Among nurses, skill retention after an electrocardiography blended-learning course is unknown.
To compare 3- and 8-week electrocardiography test scores, compare scores by nurse and work characteristics and self-assessed electrocardiographic competence, and compare 1-year work retention with 3- and 8-week scores and change in scores from week 3 to week 8.
Data were collected on demographics, comfort with electrocardiography expectations, electrocardiography competence levels, and 1-year work retention. Correlational and comparative statistics were used in analyses.
Of 69 nurses, 58% were somewhat comfortable with interventions for abnormal rhythms. Test scores were higher at 3 weeks than at 8 weeks: mean difference, 26%; P < .001. Scores at 8 weeks reflected intermediate skill retention and were not associated with nurse characteristics, electrocardiography background, comfort with rhythms and measurements, or 1-year work retention. Nurses with greater comfort for intervening when rhythm abnormalities occurred had higher median 8-week scores (P = .01) than did nurses with less comfort, and perceptions of electrocardiographic competence were associated with 8-week scores (r = 0.28; P = .02). Reduction in scores at 8 weeks was less severe in nurses with greater comfort at 3 weeks in measuring electrocardiographic intervals (P = .008) and applying therapeutic interventions (P = .009).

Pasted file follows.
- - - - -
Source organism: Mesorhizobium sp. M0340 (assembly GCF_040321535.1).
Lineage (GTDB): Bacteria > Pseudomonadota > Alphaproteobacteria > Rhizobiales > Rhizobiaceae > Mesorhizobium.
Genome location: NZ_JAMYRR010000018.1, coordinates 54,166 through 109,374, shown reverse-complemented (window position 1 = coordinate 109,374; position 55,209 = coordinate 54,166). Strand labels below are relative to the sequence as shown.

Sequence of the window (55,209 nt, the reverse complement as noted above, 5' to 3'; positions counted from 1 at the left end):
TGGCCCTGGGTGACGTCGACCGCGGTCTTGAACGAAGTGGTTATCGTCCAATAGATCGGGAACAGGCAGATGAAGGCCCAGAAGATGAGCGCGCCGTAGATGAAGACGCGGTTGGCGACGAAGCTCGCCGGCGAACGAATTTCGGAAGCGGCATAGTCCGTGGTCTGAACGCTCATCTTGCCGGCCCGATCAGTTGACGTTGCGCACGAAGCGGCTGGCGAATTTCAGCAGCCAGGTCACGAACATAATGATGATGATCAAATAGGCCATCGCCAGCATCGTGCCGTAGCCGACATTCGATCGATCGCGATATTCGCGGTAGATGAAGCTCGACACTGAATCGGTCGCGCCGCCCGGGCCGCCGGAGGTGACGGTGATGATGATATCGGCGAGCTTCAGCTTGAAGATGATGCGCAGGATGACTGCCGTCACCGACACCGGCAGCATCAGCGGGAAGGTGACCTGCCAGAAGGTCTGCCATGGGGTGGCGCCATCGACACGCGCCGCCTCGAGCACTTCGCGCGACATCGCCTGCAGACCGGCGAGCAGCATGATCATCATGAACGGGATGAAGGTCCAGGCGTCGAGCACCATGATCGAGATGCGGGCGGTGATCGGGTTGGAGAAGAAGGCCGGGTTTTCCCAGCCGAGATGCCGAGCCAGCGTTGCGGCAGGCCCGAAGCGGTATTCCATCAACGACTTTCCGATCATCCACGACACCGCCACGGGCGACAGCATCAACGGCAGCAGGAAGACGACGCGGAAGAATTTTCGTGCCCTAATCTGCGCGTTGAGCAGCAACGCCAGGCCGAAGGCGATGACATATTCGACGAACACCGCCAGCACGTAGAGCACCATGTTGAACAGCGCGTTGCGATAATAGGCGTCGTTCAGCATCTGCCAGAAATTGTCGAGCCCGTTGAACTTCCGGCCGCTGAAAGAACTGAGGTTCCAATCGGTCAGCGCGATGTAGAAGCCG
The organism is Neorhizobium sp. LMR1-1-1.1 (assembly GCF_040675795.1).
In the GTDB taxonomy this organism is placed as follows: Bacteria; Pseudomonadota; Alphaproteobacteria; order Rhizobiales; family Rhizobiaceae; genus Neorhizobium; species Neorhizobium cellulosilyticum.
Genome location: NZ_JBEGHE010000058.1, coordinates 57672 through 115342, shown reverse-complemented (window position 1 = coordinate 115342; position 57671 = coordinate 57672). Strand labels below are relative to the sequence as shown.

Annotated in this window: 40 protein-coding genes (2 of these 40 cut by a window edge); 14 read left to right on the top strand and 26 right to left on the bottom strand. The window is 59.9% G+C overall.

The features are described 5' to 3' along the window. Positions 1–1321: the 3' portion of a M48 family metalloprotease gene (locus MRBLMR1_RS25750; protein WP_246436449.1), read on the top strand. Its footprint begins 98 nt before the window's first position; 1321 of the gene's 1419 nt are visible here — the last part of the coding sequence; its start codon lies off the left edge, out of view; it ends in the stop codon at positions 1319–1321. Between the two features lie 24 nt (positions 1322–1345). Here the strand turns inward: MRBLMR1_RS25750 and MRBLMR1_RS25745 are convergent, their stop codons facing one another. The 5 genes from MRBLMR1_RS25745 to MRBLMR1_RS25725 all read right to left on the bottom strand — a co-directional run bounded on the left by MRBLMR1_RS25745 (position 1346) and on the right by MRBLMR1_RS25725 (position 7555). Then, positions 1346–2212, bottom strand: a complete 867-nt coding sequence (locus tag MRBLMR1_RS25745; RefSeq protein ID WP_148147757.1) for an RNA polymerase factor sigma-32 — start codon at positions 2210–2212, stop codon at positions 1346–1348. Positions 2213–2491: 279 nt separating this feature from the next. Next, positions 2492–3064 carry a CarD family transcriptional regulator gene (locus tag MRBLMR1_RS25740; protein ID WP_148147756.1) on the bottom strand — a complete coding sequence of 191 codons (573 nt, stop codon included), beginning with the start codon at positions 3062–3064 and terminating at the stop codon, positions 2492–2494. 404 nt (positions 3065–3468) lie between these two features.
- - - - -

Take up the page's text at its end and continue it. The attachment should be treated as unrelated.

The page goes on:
Skill retention and competence in electrocardiographic interpretation were intermediate and correlated with baseline self-assessment. Electrocardiographic interpretation, measurement, and interventions should be reinforced at the bedside.